Today, I was checking out the open-air marché at Place des Fêtes, two métro stations away from my place. This one was a fair bit bigger than the one I visited last Saturday at Télégraphe; I counted at least 9 green grocers, 5 butchers, 3 fishmongers, 3 cheese-mongers, about 10 assorted clothing and/or leather goods stalls, a few book sellers, and a handful of specialty vendors. One of the vendors at which I spent an unexpected amount of money was a "Mediterranean specialty" booth. I saw that the vendor had at least 20 varieties of olive preparations, so I asked for a bit of his spicy Catalan olives. Shrewd salesman as he was, he gave me tastings of his almond-stuffed olives while serving me up my order. I got handful of those as well, and he gave me a tasting of his garlic-stuffed ones. I got the garlic-stuffed ones, and he gave me some of his cheese-stuffed ones. I stopped there, noticing a disturbing trend. I also asked him for skordaliá (σκορδαλιά), but he apparently didn't make it. On the other hand, he did have a fresh cheese and garlic spread that was just as good. That plus a half-dozen dolmas, and I was on my way. I stopped at a nearby butcher to get a beautiful-looking duck breast and a paupiette of rabbit meat.

Despite the temptation, I didn't get any fish that day. All of it looked fantastic, but I knew I wouldn't get around to cooking it that night and it seemed like a bad idea to buy such wonderfully fresh fish, only to let it age in my fridge. I did, however, find and buy some ripe mangoes (FINALLY). The mangoes were from Perú (natch), and I picked out the 3 squishiest ones I could. They were probably overripe for eating fresh, but they were perfect for making my mango+jalapeño salsa). And, of course, I bought some pains au chocolat from the baker.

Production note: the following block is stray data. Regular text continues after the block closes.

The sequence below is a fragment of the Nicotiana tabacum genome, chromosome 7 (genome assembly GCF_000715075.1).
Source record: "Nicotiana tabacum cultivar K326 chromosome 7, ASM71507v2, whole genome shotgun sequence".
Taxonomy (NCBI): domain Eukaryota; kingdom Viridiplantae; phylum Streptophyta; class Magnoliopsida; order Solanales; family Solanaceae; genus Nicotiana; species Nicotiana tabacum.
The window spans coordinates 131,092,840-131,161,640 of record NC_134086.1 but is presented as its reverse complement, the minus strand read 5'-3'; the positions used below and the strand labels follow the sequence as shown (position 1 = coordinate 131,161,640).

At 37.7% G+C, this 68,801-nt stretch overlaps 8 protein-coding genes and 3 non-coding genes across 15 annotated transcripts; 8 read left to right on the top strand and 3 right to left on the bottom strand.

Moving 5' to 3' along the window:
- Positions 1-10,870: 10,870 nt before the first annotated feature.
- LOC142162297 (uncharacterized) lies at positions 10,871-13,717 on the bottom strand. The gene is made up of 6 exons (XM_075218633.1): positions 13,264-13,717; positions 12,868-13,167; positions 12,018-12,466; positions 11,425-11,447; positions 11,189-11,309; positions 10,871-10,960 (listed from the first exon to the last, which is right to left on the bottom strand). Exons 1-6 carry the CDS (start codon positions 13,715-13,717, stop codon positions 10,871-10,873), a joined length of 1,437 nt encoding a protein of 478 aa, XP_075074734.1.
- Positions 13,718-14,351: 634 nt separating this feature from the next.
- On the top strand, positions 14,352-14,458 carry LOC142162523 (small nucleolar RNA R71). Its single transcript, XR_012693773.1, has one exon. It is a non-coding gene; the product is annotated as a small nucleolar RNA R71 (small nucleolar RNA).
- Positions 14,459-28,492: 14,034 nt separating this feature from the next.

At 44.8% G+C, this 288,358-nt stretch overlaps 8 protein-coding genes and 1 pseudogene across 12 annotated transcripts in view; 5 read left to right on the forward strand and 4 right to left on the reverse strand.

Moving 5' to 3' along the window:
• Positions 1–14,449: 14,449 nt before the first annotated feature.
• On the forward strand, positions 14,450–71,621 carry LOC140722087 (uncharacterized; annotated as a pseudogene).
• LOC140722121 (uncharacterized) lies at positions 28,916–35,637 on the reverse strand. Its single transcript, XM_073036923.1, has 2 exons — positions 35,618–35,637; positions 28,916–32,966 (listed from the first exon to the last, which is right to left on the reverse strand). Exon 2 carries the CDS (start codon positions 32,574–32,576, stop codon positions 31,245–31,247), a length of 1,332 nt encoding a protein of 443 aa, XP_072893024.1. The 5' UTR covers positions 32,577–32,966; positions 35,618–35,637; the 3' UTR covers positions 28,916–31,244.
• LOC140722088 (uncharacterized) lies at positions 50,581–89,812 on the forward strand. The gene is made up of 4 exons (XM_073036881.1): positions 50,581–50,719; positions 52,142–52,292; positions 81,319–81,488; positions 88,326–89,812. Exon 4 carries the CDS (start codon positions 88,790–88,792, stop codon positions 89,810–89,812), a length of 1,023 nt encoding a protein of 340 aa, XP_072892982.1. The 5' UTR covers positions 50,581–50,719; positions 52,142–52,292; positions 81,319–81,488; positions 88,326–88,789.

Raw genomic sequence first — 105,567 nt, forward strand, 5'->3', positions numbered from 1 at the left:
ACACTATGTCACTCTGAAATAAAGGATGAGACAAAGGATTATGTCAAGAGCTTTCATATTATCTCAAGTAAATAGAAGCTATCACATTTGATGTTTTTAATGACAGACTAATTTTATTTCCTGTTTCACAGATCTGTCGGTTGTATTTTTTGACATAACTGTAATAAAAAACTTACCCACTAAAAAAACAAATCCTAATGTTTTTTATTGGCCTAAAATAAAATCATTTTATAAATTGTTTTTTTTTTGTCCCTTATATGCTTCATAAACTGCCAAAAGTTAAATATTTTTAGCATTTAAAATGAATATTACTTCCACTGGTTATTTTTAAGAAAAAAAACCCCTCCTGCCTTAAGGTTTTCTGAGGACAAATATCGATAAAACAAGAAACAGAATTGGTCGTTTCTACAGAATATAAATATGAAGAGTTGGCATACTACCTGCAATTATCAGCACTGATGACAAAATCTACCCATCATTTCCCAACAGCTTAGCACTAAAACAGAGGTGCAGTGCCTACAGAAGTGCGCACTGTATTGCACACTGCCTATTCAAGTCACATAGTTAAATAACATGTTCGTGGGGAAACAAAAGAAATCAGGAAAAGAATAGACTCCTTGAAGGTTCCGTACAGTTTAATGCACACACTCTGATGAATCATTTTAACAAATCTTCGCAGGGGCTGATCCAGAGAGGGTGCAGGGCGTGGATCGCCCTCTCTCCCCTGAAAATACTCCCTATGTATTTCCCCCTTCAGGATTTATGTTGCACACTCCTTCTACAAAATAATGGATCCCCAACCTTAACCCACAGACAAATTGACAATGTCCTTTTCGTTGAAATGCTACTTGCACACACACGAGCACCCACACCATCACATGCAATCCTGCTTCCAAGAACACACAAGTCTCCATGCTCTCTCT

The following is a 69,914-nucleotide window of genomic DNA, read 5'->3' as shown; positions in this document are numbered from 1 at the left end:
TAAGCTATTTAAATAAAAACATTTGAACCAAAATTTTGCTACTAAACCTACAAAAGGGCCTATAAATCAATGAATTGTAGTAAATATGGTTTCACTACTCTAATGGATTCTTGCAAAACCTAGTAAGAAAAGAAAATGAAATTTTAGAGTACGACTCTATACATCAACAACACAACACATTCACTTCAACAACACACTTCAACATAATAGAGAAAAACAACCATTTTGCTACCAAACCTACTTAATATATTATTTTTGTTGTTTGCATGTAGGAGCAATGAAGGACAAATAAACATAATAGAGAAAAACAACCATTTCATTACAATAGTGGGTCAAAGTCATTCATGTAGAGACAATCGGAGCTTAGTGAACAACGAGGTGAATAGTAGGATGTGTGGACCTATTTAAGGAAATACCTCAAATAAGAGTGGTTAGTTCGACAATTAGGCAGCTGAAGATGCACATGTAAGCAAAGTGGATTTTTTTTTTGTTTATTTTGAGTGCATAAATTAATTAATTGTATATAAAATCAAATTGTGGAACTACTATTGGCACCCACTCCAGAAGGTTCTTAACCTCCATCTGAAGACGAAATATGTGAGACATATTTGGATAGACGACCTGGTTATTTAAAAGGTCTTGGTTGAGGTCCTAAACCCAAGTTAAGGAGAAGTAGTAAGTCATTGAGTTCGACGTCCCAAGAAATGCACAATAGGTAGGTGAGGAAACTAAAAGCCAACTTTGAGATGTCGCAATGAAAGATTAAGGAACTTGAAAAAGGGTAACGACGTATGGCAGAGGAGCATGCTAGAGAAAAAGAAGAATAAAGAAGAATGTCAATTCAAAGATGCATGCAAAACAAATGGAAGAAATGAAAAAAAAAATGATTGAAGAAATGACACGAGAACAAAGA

I headed back home, dropped off the pains au chocolat with the front desk staff (for their troubles) and went upstairs to eat some olives and make the salsa. The mangoes could've been sweeter (i.e., those "champagne" mangoes that come from Manila...mmm!), but they were still far superior to anything I had found in Paris before. I added a bit of orange flower water along with my usual ingredients and stuck it in the fridge to marinate. Then, it was off to my laptop to do some blogging.

One of my colleagues had invited me to go see a play that evening, and I got an email from her inviting me to have dinner at her place before heading out. I got dressed (very smartly, I might add) and headed off for dinner, bringing some of the olives and dolmas with me as my contribution to dinner. After dinner, we headed off to the Théâtre National de la Colline to see the Enzo Cormann play L'Autre.

As the title might suggest (trans. "The Other"), this play is pretty indebted to psychoanalytic theory, particularly that of Lacan. While the play mostly stayed away from explicit psychoanalytic theory, the frequent and lengthy musings on the nature of the Other got a bit tiring. Also, large parts of the play seemed like a far more self-serious rehash of Themla & Louise, but in this case it's hot killer lesbians that get away with it (apparently). There was even the cliché'd "breaking the fourth wall" moment at the end, where the two actors address the audience; how radical! I'm overwhelmed with the desire to conduct a sit-in at a mirror shop.

Once the play finished, I headed back home, changed into something more club-appropriate, and headed back out, timing myself to catch the last train (a bit unwise: I nearly missed my connection in Châtelet).

Cabanne & Agnès, Noé, Frankie @ Batofar: Mind the Gap

23h30-02h30: Frankie? Noé!

Thanks to wok in the comments for clearing up the identities of these two DJs! The names have been corrected in the rest of this post.
OK, I think this was Frankie spinning, but I can't be sure. Nobody I asked seemed to know who he was, but based on the profiles of all the other artists that night on Mind the Gap's website (as well as the featured label, minibar music), and the one black-and-white picture on his own record label's website (Frankie Rec.), I've decided that this was most likely Frankie. Either way, he spun a pretty clickity-clackity microhouse set, although the offbeat hi-hats were almost entirely missing. Most of the tracks he selected made use of the syncopation and slightly loose timing that gives house it's "feel," but the characteristic "BOOM tsk BOOM tsk" was absent. You can get a feel for it from the brief video I took of Noé's set. Ironically, the images I get from the crappy video setting often comes out better than what I get from snapping pictures. I'm still figuring out how to get the exposure just right. Sigh...